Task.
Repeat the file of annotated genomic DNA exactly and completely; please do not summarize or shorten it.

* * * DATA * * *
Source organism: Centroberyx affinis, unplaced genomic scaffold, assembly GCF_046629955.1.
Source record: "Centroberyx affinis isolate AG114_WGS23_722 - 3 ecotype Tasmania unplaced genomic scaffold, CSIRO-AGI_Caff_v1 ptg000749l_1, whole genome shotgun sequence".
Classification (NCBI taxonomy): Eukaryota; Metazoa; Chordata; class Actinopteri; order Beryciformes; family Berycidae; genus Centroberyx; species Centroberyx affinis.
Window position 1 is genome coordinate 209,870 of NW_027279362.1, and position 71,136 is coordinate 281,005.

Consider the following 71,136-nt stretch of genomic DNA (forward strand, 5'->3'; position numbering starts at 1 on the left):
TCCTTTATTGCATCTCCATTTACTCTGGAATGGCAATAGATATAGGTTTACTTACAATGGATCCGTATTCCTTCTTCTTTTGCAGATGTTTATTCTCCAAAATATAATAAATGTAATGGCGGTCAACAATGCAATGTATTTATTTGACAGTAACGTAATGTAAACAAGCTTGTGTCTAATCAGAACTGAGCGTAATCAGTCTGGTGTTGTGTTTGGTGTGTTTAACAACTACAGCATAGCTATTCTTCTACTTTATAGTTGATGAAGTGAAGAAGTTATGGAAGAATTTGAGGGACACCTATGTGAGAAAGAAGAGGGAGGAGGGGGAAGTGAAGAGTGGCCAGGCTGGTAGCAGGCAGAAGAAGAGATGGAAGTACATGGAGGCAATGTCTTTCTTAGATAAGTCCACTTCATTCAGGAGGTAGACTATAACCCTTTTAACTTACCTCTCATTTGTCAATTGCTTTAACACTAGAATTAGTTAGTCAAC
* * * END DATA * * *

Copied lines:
Source organism: Centroberyx affinis, unplaced genomic scaffold, assembly GCF_046629955.1.
Source record: "Centroberyx affinis isolate AG114_WGS23_722 - 3 ecotype Tasmania unplaced genomic scaffold, CSIRO-AGI_Caff_v1 ptg000749l_1, whole genome shotgun sequence".
Classification (NCBI taxonomy): Eukaryota; Metazoa; Chordata; class Actinopteri; order Beryciformes; family Berycidae; genus Centroberyx; species Centroberyx affinis.
Window position 1 is genome coordinate 209,870 of NW_027279362.1, and position 71,136 is coordinate 281,005.

Consider the following 71,136-nt stretch of genomic DNA (forward strand, 5'->3'; position numbering starts at 1 on the left):
TCCTTTATTGCATCTCCATTTACTCTGGAATGGCAATAGATATAGGTTTACTTACAATGGATCCGTATTCCTTCTTCTTTTGCAGATGTTTATTCTCCAAAATATAATAAATGTAATGGCGGTCAACAATGCAATGTATTTATTTGACAGTAACGTAATGTAAACAAGCTTGTGTCTAATCAGAACTGAGCGTAATCAGTCTGGTGTTGTGTTTGGTGTGTTTAACAACTACAGCATAGCTATTCTTCTACTTTATAGTTGATGAAGTGAAGAAGTTATGGAAGAATTTGAGGGACACCTATGTGAGAAAGAAGAGGGAGGAGGGGGAAGTGAAGAGTGGCCAGGCTGGTAGCAGGCAGAAGAAGAGATGGAAGTACATGGAGGCAATGTCTTTCTTAGATAAGTCCACTTCATTCAGGAGGTAGACTATAACCCTTTTAACTTACCTCTCATTTGTCAATTGCTTTAACACTAGAATTAGTTAGTCAAC